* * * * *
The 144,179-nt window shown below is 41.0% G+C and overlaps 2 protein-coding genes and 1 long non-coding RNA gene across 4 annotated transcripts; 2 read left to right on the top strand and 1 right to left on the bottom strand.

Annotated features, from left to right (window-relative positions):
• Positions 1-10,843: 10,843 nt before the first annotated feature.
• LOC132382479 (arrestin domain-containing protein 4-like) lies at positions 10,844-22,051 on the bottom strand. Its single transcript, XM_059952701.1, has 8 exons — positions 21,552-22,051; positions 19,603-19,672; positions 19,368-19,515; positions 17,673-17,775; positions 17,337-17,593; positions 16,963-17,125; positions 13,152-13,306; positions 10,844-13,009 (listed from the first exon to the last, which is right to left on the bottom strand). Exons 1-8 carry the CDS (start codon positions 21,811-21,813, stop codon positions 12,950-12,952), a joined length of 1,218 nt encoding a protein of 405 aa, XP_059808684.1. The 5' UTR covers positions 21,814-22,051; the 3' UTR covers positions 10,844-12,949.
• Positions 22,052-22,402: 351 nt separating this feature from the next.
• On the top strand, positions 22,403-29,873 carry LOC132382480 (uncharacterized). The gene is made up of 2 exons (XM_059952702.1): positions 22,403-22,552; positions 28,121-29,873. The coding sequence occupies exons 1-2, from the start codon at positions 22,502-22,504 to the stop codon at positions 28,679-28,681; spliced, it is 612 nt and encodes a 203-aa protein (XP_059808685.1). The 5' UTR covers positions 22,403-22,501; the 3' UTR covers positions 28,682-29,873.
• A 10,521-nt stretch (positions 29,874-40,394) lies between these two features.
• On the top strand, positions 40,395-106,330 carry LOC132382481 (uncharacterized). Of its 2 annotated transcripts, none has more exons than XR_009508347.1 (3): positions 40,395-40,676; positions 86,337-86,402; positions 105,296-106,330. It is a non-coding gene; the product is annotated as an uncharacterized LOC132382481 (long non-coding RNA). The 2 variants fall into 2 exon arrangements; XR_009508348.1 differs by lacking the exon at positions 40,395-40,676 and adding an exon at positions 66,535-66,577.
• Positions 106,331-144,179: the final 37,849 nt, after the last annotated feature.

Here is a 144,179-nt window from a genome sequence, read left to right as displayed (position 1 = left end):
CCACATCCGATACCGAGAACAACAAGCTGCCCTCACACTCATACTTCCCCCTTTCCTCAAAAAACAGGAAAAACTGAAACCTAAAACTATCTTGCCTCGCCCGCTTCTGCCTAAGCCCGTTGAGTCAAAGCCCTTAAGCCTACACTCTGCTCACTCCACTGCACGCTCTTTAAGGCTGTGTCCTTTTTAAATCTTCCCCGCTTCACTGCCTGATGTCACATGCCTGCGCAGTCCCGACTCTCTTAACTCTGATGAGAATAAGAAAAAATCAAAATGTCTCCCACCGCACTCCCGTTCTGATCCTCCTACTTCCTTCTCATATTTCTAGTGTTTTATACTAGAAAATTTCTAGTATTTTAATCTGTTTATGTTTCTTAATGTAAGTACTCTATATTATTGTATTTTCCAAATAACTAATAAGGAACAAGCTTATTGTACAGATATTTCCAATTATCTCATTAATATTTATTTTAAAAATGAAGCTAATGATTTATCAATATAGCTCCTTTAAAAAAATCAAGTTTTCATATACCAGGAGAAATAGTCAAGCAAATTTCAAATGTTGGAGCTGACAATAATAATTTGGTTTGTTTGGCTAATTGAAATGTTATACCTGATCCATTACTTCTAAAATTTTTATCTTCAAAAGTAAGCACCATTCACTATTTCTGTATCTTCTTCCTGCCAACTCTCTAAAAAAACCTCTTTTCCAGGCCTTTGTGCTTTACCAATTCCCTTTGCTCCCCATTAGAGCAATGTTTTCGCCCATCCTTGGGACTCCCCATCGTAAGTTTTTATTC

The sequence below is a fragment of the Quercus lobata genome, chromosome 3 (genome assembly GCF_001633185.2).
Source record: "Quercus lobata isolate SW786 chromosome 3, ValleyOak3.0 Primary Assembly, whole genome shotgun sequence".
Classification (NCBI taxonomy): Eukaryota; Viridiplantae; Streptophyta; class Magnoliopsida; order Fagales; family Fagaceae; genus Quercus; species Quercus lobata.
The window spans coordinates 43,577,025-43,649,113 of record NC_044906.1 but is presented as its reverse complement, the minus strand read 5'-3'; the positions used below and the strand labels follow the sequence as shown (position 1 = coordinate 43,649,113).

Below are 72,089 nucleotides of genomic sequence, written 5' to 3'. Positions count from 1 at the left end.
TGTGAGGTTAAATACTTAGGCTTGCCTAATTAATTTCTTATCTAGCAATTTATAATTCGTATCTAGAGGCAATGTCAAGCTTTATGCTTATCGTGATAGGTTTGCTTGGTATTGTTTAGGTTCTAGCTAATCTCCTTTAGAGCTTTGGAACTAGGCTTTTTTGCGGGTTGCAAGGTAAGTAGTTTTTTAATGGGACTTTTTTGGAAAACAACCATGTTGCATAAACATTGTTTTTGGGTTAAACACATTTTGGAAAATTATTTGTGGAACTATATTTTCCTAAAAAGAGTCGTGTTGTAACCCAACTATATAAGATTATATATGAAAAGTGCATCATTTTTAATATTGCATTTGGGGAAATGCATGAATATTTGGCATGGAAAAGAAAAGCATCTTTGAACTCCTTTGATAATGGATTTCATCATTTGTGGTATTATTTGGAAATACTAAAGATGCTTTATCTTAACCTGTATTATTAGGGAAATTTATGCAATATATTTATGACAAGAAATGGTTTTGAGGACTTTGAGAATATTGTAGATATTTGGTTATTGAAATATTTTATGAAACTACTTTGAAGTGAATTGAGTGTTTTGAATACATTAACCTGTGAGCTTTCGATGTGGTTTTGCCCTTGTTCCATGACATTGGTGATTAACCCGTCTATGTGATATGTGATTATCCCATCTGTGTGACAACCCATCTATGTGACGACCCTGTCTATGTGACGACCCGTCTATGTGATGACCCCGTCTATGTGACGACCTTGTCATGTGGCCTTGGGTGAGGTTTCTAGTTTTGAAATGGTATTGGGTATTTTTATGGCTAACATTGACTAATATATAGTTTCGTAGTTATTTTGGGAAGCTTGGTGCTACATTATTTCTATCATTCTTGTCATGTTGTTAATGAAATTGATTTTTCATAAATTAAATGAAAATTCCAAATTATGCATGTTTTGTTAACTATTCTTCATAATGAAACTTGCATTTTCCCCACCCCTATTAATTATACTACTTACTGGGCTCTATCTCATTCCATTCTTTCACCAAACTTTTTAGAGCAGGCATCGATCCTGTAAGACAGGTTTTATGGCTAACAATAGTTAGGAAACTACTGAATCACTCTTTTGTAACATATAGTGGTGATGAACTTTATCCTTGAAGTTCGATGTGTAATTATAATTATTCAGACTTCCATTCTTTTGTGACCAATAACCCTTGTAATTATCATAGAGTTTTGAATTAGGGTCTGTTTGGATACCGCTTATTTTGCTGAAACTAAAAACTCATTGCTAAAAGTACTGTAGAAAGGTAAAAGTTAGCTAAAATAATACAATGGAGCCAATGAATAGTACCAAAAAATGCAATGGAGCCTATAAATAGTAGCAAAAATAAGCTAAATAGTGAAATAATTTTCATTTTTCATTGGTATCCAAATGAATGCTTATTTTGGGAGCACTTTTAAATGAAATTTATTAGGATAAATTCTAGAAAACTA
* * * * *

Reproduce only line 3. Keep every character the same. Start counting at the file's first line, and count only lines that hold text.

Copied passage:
• Positions 1-10,843: 10,843 nt before the first annotated feature.